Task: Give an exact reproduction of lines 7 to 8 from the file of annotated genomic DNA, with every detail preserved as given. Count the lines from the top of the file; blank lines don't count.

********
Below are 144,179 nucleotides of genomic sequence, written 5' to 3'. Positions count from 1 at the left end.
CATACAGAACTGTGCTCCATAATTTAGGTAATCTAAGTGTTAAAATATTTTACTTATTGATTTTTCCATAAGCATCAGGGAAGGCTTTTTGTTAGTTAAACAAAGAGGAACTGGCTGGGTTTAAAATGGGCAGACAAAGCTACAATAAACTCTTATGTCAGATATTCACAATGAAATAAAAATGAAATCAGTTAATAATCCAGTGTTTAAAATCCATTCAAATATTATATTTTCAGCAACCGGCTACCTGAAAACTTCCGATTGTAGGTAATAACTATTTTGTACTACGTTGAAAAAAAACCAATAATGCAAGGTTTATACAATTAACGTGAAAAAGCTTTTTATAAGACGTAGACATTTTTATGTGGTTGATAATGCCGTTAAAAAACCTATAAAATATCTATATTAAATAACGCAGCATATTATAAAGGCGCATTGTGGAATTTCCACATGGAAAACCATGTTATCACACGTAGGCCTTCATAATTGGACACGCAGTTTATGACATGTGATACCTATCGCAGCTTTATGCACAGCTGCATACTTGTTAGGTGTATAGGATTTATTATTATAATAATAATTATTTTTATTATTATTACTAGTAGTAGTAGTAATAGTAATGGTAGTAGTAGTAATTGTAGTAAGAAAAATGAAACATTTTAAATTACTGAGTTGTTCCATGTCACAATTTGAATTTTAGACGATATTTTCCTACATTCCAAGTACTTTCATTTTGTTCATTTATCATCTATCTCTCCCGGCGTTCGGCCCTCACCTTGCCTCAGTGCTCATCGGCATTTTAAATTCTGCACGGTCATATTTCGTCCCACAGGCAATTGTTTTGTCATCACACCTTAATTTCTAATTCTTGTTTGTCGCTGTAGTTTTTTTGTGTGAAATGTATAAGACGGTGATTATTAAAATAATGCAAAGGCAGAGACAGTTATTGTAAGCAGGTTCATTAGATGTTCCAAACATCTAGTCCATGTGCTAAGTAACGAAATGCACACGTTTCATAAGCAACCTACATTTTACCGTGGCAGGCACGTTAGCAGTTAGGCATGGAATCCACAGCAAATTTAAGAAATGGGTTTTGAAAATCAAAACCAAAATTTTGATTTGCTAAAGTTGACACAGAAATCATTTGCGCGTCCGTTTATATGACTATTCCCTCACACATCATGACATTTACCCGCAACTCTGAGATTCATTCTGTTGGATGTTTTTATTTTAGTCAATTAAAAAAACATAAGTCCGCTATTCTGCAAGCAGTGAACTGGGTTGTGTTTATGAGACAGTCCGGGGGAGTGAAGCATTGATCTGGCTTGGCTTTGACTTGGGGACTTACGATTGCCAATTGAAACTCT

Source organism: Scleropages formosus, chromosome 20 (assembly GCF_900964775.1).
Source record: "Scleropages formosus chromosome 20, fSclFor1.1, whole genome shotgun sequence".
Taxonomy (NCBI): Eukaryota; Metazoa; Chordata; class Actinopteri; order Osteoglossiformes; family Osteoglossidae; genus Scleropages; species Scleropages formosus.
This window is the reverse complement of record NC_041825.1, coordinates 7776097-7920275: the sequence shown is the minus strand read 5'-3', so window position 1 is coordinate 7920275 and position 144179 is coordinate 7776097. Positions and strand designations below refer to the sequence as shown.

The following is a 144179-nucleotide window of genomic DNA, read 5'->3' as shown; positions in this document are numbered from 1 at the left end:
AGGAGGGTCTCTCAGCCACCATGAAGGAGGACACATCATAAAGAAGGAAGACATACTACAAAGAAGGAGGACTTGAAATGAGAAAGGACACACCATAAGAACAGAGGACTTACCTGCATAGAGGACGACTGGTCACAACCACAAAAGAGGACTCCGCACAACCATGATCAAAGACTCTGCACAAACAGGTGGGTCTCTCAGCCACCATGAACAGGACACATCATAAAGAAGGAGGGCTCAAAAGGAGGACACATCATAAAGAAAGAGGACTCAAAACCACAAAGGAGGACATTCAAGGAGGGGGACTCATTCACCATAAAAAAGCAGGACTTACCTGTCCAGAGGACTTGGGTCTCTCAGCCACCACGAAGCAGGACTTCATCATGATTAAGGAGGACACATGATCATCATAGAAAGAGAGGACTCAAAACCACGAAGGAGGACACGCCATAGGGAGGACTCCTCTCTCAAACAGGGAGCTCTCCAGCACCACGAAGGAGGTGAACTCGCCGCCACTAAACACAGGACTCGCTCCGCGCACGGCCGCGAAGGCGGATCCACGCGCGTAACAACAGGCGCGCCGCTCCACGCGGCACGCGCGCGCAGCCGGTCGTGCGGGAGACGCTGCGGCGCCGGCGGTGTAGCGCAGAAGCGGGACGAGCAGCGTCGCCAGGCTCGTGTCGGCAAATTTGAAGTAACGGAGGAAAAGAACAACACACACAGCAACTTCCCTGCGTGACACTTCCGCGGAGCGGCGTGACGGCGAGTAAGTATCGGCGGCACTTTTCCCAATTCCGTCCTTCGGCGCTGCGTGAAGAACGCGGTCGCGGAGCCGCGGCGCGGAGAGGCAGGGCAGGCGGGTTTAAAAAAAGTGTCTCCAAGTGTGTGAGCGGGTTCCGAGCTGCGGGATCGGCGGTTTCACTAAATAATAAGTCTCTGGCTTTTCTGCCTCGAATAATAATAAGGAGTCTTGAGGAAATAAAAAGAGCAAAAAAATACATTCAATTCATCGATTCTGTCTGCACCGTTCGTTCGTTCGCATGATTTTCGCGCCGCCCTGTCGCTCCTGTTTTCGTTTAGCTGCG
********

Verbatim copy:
The following is a 144179-nucleotide window of genomic DNA, read 5'->3' as shown; positions in this document are numbered from 1 at the left end:
AGGAGGGTCTCTCAGCCACCATGAAGGAGGACACATCATAAAGAAGGAAGACATACTACAAAGAAGGAGGACTTGAAATGAGAAAGGACACACCATAAGAACAGAGGACTTACCTGCATAGAGGACGACTGGTCACAACCACAAAAGAGGACTCCGCACAACCATGATCAAAGACTCTGCACAAACAGGTGGGTCTCTCAGCCACCATGAACAGGACACATCATAAAGAAGGAGGGCTCAAAAGGAGGACACATCATAAAGAAAGAGGACTCAAAACCACAAAGGAGGACATTCAAGGAGGGGGACTCATTCACCATAAAAAAGCAGGACTTACCTGTCCAGAGGACTTGGGTCTCTCAGCCACCACGAAGCAGGACTTCATCATGATTAAGGAGGACACATGATCATCATAGAAAGAGAGGACTCAAAACCACGAAGGAGGACACGCCATAGGGAGGACTCCTCTCTCAAACAGGGAGCTCTCCAGCACCACGAAGGAGGTGAACTCGCCGCCACTAAACACAGGACTCGCTCCGCGCACGGCCGCGAAGGCGGATCCACGCGCGTAACAACAGGCGCGCCGCTCCACGCGGCACGCGCGCGCAGCCGGTCGTGCGGGAGACGCTGCGGCGCCGGCGGTGTAGCGCAGAAGCGGGACGAGCAGCGTCGCCAGGCTCGTGTCGGCAAATTTGAAGTAACGGAGGAAAAGAACAACACACACAGCAACTTCCCTGCGTGACACTTCCGCGGAGCGGCGTGACGGCGAGTAAGTATCGGCGGCACTTTTCCCAATTCCGTCCTTCGGCGCTGCGTGAAGAACGCGGTCGCGGAGCCGCGGCGCGGAGAGGCAGGGCAGGCGGGTTTAAAAAAAGTGTCTCCAAGTGTGTGAGCGGGTTCCGAGCTGCGGGATCGGCGGTTTCACTAAATAATAAGTCTCTGGCTTTTCTGCCTCGAATAATAATAAGGAGTCTTGAGGAAATAAAAAGAGCAAAAAAATACATTCAATTCATCGATTCTGTCTGCACCGTTCGTTCGTTCGCATGATTTTCGCGCCGCCCTGTCGCTCCTGTTTTCGTTTAGCTGCG